Robert Franklin
August 2, 2022

One way to avoid addressing a problem is to pretend it doesn’t exist.  Another is to deflect attention from that problem to another.  Still another is the use of intellectual dishonesty to obscure the problem.  There are all sorts of ways, but the aim of each is the same – to ignore the problem.  Writing in the Chronicle of Higher Education, the chancellor and president of Texas Women’s University, Carine M. Feyten scores a hat trick.

The problem Feyten seeks so desperately to avoid is that of the precipitous decline in achievement and engagement of boys and men in academia and life generally.  She’s an old-guard gender feminist for whom any acknowledgement of the trials and inequalities that beset the male sex are to be buried forever beneath a pile of, shall we say, rubbish.

Rubbish, or perhaps a more scatological word, is a good description of Feyten’s article entitled “The Boys are Doing Just Fine,” written for the sole purpose of convincing readers to ignore the real and urgent problems facing half the population.

Feyten offers but a single data point in support of her unsupportable thesis – that there’s a higher percentage of men attending college now (36%) than in 1970 (20%).  Very true, but of course the figures for women are 46% and 12% respectively.  Yes, the fact that (a) women outnumber men on college campuses 60%-40% and that (b) 46% of women attend college versus only 36% of men is, to Feyten, a non-issue.  This in a time when we’re repeatedly told that, to have any hope for a decent life, you must have a college degree.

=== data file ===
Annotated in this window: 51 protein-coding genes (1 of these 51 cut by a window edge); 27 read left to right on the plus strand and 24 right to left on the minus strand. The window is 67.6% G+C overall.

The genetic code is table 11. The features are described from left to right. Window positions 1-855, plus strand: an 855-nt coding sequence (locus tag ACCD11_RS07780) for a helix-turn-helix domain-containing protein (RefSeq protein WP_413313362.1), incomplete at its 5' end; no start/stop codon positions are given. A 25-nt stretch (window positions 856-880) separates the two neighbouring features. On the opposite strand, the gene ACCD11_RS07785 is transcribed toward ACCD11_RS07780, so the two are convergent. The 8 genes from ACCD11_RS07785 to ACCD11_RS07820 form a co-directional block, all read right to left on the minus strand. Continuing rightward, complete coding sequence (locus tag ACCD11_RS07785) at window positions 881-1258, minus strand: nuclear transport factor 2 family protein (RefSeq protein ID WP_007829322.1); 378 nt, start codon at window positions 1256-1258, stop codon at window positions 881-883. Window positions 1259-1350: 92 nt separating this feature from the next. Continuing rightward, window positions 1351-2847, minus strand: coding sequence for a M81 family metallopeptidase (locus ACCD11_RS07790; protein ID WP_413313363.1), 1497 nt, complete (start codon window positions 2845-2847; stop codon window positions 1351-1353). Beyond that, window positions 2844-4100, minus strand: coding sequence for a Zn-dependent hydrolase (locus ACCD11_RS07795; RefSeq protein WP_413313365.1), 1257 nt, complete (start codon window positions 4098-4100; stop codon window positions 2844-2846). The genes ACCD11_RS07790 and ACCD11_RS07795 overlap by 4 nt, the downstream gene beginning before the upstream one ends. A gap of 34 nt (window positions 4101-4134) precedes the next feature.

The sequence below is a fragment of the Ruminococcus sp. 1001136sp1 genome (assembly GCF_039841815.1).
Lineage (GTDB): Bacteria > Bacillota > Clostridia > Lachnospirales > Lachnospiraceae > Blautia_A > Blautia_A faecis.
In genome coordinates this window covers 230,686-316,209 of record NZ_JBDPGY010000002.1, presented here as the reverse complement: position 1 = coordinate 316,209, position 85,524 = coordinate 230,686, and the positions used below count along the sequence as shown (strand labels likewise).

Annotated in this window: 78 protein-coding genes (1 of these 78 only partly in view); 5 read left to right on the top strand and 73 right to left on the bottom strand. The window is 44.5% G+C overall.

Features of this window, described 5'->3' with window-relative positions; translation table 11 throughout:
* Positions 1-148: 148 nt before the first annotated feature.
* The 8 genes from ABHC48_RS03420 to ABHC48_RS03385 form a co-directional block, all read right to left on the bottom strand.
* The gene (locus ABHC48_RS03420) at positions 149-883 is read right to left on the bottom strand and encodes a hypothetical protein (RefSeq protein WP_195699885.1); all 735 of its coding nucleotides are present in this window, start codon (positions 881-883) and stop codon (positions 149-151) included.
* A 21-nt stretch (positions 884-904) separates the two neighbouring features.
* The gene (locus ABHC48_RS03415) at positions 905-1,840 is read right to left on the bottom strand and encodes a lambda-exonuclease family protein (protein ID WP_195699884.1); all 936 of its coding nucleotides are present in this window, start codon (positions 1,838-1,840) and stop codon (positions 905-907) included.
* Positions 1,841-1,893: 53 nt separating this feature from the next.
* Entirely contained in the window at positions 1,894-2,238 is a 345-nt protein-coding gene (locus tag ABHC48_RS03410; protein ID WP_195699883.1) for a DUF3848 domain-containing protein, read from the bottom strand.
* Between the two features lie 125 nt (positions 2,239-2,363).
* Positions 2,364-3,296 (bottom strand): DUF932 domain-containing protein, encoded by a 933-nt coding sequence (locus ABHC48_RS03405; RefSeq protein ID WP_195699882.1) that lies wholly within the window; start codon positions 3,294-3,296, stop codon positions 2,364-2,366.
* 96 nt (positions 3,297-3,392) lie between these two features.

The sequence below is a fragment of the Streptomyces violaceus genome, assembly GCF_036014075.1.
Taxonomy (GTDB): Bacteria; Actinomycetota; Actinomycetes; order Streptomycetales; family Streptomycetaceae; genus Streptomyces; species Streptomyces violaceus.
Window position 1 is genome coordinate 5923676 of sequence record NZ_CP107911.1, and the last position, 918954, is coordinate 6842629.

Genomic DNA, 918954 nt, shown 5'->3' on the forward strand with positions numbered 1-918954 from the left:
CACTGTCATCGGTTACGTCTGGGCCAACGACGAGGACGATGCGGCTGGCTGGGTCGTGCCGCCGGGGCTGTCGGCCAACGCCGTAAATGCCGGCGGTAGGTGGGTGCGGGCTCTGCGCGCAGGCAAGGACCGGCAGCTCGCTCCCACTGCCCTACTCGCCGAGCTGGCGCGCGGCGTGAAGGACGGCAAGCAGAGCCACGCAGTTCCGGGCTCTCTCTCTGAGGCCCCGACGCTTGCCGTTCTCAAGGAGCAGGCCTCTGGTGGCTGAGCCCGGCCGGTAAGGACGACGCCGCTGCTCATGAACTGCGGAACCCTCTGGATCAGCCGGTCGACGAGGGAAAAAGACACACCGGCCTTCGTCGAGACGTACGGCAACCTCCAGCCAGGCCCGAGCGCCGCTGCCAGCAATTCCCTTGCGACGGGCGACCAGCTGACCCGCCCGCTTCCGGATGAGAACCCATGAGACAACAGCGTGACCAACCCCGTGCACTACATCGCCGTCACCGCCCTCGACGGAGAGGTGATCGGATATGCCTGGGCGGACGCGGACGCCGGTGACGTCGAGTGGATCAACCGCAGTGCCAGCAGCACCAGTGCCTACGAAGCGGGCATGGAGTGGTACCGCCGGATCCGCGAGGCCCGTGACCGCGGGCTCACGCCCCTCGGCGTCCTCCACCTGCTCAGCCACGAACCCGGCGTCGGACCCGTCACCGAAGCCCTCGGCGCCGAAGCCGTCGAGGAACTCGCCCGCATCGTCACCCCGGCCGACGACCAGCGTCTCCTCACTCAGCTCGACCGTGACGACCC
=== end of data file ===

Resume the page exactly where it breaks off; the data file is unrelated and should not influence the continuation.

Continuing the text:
Feyten offers a miraculous explanation for why women’s college enrolment has almost quadrupled in 51 years while men’s has only increased 16 percentage points.  You see, women must get a college degree to make up for – can you guess? –  that hoary and oft-debunked feminist chestnut, the wage gap.  Because women on average earn less than men on average, Feyten, like countless feminists before her, concludes that the economy discriminates against women.  So, what many would call a wonderful opportunity – a college education – Feyten converts into a grievous burden, the result anti-female wage oppression that no one has yet been able to locate.  Of course she does.